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Media > Newsletters > Consumer Advocate > November 2014 > Attorney General DeWine Warns Ohioans of Scams on Social Media

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Attorney General DeWine Warns Ohioans of Scams on Social Media

While many scams begin with a phone call or door-to-door visit, others attract potential victims through postings on popular social media websites and apps.
Consumers need to be skeptical of ‘too-good-to-be-true’ pitches, and offers on social media are no exception. As we use more methods to communicate, scammers will try to take advantage of us using those same technologies.
For example, earlier this year, a Dayton resident reported a “money flipping” scam in which the scammer offered consumers a chance to “flip” an investment of a few hundred dollars into thousands of dollars. The scammer claimed to have successfully flipped his own money and wanted to share his success with others. Using the Instagram social media app, the consumer read about a way to pay $150 and get paid $5,000 virtually overnight; he fell victim to the scam and lost $150 after he paid but received nothing in return.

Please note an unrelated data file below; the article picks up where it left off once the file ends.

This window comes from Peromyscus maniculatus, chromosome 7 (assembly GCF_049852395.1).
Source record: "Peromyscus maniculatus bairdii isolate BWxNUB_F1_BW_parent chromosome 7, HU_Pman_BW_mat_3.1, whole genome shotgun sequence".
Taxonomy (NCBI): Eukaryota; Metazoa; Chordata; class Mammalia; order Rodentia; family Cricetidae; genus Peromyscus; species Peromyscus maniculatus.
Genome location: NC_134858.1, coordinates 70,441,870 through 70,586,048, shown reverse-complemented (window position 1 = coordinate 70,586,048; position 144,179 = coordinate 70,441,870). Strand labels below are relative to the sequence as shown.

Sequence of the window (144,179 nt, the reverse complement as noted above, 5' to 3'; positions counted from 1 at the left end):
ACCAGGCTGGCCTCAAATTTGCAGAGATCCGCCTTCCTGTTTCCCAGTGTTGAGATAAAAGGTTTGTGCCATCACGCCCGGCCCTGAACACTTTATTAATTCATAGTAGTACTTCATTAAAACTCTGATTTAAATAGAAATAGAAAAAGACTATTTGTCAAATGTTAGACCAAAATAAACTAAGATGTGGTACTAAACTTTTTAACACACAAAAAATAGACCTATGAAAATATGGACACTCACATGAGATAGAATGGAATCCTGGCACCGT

In addition, scammers can take advantage of consumers who post vacation plans or other personal information on social media. After the scammers see the information, they can use it to devise an “emergency” scam, such as needing money to get out of a foreign jail or to fix their automobile that has just broken down during their trip.
Another example of social media scams occurs when an online account is hacked by a scammer and used to send out “emergency” messages to a consumer’s network of friends or contacts asking for money.
In almost all social media scams, the scammer asks for payment through methods that are difficult to trace, including wire transfers or the purchase of a prepaid money card.
Consumers can protect themselves by following these safety tips:
  • Know that if it looks too good to be true, it probably is. Any quick way to make a huge, guaranteed profit without any risks is likely a scam.
  • Be wary of any attempts by a stranger to get you to use a wire transfer service or purchase a prepaid money card.
  • Conduct online searches based on what information you know about the potential scammer, such as the person’s name, online user ID, email address, and phone number. Try searches using keywords from the posting and words such as “scam” or “complaint.”
  • Know that strange or unexpected social media postings that appear to be from friends could be the result of a scammer hacking into those friends’ social media accounts. Before sending money, always verify the friend actually sent the post and not an imposter. Try calling a mutual friend at a trusted phone number to check out the legitimacy of such a posting.
Consumers who suspect a scam or organizations wishing to schedule a cybersecurity presentation should contact the Ohio Attorney General’s Office at or 800-282-0515.